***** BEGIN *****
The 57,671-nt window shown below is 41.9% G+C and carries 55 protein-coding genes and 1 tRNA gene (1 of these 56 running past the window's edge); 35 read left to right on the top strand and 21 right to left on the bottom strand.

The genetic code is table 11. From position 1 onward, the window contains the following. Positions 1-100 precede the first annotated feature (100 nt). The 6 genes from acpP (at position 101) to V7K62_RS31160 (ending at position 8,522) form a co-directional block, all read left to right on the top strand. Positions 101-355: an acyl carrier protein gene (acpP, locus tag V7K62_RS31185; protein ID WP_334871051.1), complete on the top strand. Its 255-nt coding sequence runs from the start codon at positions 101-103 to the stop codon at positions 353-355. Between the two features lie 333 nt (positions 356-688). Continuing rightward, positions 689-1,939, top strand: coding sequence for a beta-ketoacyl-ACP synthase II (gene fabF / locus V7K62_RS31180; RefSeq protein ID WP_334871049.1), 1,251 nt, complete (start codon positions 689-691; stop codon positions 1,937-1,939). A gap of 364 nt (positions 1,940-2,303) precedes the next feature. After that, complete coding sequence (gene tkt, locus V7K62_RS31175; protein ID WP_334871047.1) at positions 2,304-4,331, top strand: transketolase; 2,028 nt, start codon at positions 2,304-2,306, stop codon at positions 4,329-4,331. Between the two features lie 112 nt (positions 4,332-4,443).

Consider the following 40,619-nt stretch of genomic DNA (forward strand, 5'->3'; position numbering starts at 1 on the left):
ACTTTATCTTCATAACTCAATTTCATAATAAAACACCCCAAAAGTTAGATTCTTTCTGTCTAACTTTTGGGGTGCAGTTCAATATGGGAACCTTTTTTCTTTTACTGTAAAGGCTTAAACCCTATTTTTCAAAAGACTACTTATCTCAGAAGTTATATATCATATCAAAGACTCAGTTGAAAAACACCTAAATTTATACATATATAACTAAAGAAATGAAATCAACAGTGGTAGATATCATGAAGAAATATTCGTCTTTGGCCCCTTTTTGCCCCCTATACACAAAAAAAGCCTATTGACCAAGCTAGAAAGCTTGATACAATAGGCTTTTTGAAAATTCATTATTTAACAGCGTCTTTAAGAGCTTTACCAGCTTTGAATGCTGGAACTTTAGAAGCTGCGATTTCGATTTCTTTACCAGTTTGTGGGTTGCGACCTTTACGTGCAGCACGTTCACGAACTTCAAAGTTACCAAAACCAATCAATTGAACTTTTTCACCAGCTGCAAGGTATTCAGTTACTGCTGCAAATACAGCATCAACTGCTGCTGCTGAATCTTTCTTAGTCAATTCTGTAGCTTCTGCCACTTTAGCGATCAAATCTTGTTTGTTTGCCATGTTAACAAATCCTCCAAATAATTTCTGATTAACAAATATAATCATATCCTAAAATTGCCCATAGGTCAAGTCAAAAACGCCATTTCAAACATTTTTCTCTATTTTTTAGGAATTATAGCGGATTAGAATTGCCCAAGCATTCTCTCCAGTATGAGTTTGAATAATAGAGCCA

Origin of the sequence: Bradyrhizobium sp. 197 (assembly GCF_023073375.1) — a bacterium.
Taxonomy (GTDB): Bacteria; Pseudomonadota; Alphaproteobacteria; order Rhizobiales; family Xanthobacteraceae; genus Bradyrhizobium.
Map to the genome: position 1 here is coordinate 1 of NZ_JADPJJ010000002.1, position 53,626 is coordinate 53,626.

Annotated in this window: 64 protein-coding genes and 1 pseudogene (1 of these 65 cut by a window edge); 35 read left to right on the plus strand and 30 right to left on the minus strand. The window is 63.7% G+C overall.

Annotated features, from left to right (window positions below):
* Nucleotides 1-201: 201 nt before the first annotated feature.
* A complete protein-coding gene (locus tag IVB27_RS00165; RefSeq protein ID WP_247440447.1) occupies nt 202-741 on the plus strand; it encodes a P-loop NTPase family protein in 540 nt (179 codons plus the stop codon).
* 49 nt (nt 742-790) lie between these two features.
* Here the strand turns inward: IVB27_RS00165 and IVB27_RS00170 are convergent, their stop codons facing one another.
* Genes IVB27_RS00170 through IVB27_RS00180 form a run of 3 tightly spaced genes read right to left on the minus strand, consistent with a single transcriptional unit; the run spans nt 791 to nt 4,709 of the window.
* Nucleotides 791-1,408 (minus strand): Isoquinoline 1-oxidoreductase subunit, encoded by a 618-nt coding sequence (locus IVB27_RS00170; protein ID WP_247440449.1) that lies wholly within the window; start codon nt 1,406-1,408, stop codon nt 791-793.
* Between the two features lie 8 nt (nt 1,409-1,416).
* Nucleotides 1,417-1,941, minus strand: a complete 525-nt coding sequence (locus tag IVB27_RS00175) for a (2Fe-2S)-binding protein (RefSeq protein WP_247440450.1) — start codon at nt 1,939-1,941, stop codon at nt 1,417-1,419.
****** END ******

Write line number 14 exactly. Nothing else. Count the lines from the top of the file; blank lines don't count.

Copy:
* Genes IVB27_RS00170 through IVB27_RS00180 form a run of 3 tightly spaced genes read right to left on the minus strand, consistent with a single transcriptional unit; the run spans nt 791 to nt 4,709 of the window.